Events Reveal Crown of the Continent Timeline
Water reflects Piegan Glacier in Glacier National Park.
It took more than 60 years to create Glacier National Park, which is the foundation of the much larger natural system called the Crown of the Continent that we study and celebrate today. The events that led to the formation of the park and the surrounding ecosystem are regarded today as the bedrock of the conservation movement in America.
What follows then is a timeline as we see it:
1849 – George Bird Grinnell born in Brooklyn, N.Y. – Sept. 20, 1849
George Bird Grinnell was the single most important individual to set in motion actions that would eventually lead to saving Yellowstone and eventually the creation of Glacier National Park. When Grinnell passed away on April 11, 1938, The New York Times called him the “father of the modern day conservation movement.”
The Grinnell family moved to Manhattan and the “Audubon Woods.” The famed John Audubon died in 1851, but as Grinnell grew, John Audubon’s widow, Lucy, taught Grinnell the ways of nature and thus planted the seed that would lead to George’s lifelong involvement in conservation.
In 1870, Grinnell received his bachelor’s degree from Yale. That summer, he was a member of a six-month expedition led by his professor O.C. Marsh to many of the western states, working on fossil collection for the Peabody Museum.
1874 – Grinnell becomes an assistant in osteology (the study of bones and fossils) at the Peabody Museum. He traveled west as a naturalist to the Black Hills of South Dakota.
1875 – Grinnell traveled to the newly created Yellowstone National Park to work as a naturalist for a military reconnaissance. This experience heightened his awareness of the shrinking of wildlife populations.
1876 – Grinnell was named editor of Forest and Stream Magazine, the forerunner to today’s Field and Stream. It was one of the most widely read journals of the time, and, in particular, members of Congress paid attention to Grinnell’s writings and editorials.
1877 – James Willard Schultz came to live amongst the Blackfeet in Montana. He married a Piegan woman, became a prolific writer, guide and hunter, and eventually was adopted into the Blackfeet Nation.
1880 – Grinnell became senior editor and publisher of Forest and Stream and stepped up his editorials in defense of the indigenous peoples and wildlife.
1883 – An Army officer stationed at Fort Browning wrote to the most widely circulated Montana newspaper – The River Press of Fort Benton – exclaiming that the lands that make up today’s Glacier should be set aside as a national park.
1885 – Schultz, now well established amongst the Blackfeet, wrote to Grinnell extolling the virtues of the area revered by the Blackfeet people. His initial query began a long and important connection between the two men.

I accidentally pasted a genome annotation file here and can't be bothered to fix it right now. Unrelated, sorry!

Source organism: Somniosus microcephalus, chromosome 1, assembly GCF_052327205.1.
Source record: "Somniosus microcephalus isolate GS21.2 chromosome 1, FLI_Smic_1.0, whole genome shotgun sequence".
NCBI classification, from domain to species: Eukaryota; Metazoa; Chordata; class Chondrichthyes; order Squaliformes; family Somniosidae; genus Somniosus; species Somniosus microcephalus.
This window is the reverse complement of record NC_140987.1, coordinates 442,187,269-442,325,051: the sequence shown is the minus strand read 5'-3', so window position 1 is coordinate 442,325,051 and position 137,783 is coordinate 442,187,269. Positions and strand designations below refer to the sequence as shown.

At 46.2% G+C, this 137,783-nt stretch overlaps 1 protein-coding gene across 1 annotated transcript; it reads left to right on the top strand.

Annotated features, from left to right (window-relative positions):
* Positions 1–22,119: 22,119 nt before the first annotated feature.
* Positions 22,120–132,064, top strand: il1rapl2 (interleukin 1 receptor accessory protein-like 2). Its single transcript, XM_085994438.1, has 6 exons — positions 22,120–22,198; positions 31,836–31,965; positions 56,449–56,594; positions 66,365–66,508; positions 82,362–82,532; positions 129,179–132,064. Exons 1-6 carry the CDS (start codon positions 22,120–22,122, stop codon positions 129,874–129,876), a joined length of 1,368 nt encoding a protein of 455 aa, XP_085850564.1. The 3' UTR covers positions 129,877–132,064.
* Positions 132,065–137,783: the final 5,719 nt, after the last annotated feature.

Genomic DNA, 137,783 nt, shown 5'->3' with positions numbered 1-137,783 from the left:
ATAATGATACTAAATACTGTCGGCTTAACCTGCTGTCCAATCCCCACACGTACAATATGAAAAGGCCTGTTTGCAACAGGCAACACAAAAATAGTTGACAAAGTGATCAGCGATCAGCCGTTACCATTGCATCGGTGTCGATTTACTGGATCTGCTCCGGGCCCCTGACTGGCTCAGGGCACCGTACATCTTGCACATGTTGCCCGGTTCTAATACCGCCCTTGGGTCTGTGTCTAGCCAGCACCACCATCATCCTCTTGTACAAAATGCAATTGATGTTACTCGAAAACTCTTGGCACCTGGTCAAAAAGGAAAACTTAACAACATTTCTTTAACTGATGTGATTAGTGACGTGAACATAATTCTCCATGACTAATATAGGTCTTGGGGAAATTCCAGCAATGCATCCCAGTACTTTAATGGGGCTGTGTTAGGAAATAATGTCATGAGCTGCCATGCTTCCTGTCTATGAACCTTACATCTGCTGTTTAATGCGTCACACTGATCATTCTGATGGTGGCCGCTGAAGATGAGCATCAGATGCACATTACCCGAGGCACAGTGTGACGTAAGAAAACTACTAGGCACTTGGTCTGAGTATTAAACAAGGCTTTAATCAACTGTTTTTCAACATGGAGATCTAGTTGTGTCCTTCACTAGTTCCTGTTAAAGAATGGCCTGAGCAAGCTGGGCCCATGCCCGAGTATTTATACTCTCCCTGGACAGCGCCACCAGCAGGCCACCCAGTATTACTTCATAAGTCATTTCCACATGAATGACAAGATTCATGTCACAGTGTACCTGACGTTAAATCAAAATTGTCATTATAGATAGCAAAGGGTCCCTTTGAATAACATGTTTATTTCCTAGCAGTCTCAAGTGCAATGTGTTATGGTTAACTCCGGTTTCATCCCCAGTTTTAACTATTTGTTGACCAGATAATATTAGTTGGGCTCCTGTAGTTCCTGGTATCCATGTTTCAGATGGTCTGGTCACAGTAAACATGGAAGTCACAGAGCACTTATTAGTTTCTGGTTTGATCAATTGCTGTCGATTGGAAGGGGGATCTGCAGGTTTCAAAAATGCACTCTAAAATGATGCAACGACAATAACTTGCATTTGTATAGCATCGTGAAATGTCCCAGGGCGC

1885 – In September, Grinnell came to meet Schultz and traveled with him to the lands that would one day become Glacier. Thereafter Grinnell visited the area regularly for 41 years. Their meeting might be considered the most important moment in history of Glacier National Park and hence the Crown.
1885 – Yellowstone National Park increasingly took Grinnell’s attention. The park was endangered from many sides.
1887 – The founding of the Boone and Crockett Club by Grinnell, Teddy Roosevelt and others in December began the serious battles to save Yellowstone as a park and wildlife in general.
1890s – Many achievements, including the 1894 Yellowstone Park Protection Act – often called a keystone of legislation for national park protection, occurred. Forest Reserves were established, including the Flathead and Lewis and Clark – landscapes from which GNP would be carved. Conservation successes in Yellowstone and elsewhere laid the groundwork that would eventually lead to the creation of Glacier National Park.
1893 – Pincher Creek rancher Frederick Godsal sent a proposal to Ottawa to create a national park for the Waterton Lakes area.
1895 – Land was set aside for what would become Waterton Lakes National Park.
1895 – Grinnell participates in the negotiations concerning the Ceded Strip that “purchased” lands from the Blackfeet that would become the east side of the future GNP.
1901 – The Blackfeet people had a name for the mountain landscape of today’s Waterton-Glacier area – “The Backbone of the World.” Grinnell started referring to it as “The Crown of the Continent.”
1907 – GNP legislation is introduced - it took three attempts.
1910 – After much collaboration between conservationists, Grinnell and Louis Hill of the Great Northern Railroad, Glacier National Park was created on May 11.
1932 – Glacier and Waterton receive the distinction of becoming an International Peace Park.
1979 – Waterton/Glacier complex named a UNESCO World Heritage Site.
Since 1910 and in recent years, what is considered the Crown of the Continent expanded as people increasingly recognized natural ecosystems rather than just boundaries.
Rick and Susie Graetz | University of Montana | Department of Geography